Glyphosate is commonly used by homeowners, commercial property owners and landscaping professionals to kill a variety of plants, grasses and other types of vegetation.
While there are many benefits associated with glyphosate, such as its ability to prepare crops for harvest, exposure could have an adverse effect on your health.
Were you exposed to glyphosate?
Even if you do your part in attempting to avoid glyphosate, it’s possible exposure could still occur. For example:
- You may have unknowingly used glyphosate in your yard and/or garden
- A landscape or lawn care professional may have used glyphosate to treat your lawn
- Exposure through your food, such as if a local farmer sprayed crops with glyphosate
Long-term health risk of glyphosate exposure
Generally speaking, short-term exposure to glyphosate won’t have an impact on your overall level of health. However, if you’re exposed to glyphosate over the long run, such as from using it day after day in your job, you’re at greater risk of:
- Cancer: A variety of studies show that glyphosate exposure is linked to cancer. While there is a lot of gray area, it’s better to be safe than sorry when it comes to your health.
- Reproductive concerns: For example, one study involving pregnant rats shows that those exposed to glyphosate were more likely to have issues with their fetuses.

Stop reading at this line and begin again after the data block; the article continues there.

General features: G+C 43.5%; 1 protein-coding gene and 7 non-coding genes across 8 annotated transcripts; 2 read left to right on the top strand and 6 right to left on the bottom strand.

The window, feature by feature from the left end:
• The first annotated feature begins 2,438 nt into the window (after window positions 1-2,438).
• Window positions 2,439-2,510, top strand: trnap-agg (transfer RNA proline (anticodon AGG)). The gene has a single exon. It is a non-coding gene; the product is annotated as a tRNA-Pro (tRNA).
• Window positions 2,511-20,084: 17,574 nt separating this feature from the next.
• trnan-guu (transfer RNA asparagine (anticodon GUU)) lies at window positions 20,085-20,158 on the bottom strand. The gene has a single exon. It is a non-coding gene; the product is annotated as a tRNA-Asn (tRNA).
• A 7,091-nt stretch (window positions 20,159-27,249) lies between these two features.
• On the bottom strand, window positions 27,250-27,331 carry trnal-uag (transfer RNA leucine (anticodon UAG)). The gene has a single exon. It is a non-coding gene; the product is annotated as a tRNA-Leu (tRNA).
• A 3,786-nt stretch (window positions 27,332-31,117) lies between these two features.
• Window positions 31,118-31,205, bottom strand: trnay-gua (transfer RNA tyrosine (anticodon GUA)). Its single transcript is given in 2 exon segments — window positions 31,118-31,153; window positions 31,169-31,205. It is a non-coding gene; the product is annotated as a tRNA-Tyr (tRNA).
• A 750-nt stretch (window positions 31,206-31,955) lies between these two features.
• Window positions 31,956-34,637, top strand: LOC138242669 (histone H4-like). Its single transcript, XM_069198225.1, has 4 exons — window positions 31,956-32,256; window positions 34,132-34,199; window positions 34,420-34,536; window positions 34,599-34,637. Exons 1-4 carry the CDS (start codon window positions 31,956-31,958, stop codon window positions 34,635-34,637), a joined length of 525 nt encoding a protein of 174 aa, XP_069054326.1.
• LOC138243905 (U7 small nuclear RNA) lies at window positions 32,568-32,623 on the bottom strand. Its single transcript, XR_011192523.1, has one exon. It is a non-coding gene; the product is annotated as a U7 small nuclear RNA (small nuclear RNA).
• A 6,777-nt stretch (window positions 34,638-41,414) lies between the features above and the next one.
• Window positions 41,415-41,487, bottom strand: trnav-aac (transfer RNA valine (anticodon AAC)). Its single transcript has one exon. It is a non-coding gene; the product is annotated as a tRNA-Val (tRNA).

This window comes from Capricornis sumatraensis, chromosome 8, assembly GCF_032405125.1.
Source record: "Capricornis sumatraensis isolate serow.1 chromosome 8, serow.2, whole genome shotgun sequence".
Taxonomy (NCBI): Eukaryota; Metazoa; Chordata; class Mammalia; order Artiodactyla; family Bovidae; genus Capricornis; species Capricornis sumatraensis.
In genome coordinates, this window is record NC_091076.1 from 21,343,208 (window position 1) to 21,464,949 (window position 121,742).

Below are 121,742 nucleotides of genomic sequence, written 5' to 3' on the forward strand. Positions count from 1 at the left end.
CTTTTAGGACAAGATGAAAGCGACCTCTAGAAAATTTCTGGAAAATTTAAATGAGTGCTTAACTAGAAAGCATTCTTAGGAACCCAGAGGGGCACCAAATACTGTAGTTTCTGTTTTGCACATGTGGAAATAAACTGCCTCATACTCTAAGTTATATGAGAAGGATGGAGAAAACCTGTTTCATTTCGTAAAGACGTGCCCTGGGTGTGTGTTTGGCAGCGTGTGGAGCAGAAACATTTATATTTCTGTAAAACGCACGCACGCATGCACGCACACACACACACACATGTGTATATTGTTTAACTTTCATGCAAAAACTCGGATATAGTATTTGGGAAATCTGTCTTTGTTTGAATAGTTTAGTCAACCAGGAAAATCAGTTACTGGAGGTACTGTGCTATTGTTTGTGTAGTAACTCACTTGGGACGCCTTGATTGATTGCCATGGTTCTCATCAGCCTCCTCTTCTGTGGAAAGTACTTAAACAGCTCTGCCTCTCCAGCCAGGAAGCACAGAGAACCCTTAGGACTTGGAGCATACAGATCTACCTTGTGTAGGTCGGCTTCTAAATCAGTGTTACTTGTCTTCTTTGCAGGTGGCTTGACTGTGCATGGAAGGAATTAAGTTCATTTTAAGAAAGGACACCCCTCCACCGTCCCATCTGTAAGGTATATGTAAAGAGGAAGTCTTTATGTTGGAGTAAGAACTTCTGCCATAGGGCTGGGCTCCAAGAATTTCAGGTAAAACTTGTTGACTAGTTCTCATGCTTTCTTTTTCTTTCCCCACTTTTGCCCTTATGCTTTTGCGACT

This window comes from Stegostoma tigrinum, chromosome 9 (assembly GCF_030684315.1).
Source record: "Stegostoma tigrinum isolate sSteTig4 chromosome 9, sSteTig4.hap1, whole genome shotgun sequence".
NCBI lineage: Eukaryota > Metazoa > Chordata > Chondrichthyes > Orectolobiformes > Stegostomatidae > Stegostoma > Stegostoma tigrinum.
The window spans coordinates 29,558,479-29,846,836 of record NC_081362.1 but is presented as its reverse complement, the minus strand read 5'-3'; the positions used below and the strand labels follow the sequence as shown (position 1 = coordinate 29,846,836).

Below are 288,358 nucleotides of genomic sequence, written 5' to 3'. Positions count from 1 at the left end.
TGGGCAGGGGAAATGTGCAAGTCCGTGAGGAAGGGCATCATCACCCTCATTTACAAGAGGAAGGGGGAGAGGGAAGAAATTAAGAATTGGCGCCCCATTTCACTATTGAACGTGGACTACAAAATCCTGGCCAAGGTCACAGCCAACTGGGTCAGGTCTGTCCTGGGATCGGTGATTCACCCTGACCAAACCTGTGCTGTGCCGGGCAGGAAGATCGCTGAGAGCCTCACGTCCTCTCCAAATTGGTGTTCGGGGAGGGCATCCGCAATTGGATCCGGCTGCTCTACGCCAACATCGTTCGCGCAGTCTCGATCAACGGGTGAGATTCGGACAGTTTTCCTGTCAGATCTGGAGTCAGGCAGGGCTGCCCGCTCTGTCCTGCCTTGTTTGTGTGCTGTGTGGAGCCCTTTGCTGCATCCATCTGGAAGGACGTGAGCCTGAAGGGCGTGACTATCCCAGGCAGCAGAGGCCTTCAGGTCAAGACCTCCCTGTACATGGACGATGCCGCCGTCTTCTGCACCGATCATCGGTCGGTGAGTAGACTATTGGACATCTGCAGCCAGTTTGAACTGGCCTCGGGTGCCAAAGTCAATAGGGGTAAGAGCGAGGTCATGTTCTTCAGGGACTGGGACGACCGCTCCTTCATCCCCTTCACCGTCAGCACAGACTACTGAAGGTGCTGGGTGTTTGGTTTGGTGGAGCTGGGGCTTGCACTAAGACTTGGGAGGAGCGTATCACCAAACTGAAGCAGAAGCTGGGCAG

- Kidney and liver damage: A study of dairy cows that regularly consumed soybeans with glyphosate shows a higher risk of both kidney and liver damage.
Lower your risk
The best way to lower your risk of a glyphosate-related illness is to avoid exposure in the first place. Even if you’ve extensively used products with glyphosates in the past, stop doing so right away.
Also, if you handle glyphosate, wash your hands immediately. Also, wash your clothes thoroughly before wearing them again.
If you believe that glyphosate exposure has taken a toll on your health, seek immediate treatment. Your medical team can conduct a thorough exam, while also running a variety of tests to determine if you have a serious medical concern.
Once the results are in, you can implement a treatment plan while learning more about the cause of your glyphosate exposure. Depending on the circumstances, you may be able to hold a negligent party, such as a product manufacturer or employer, responsible for your illness.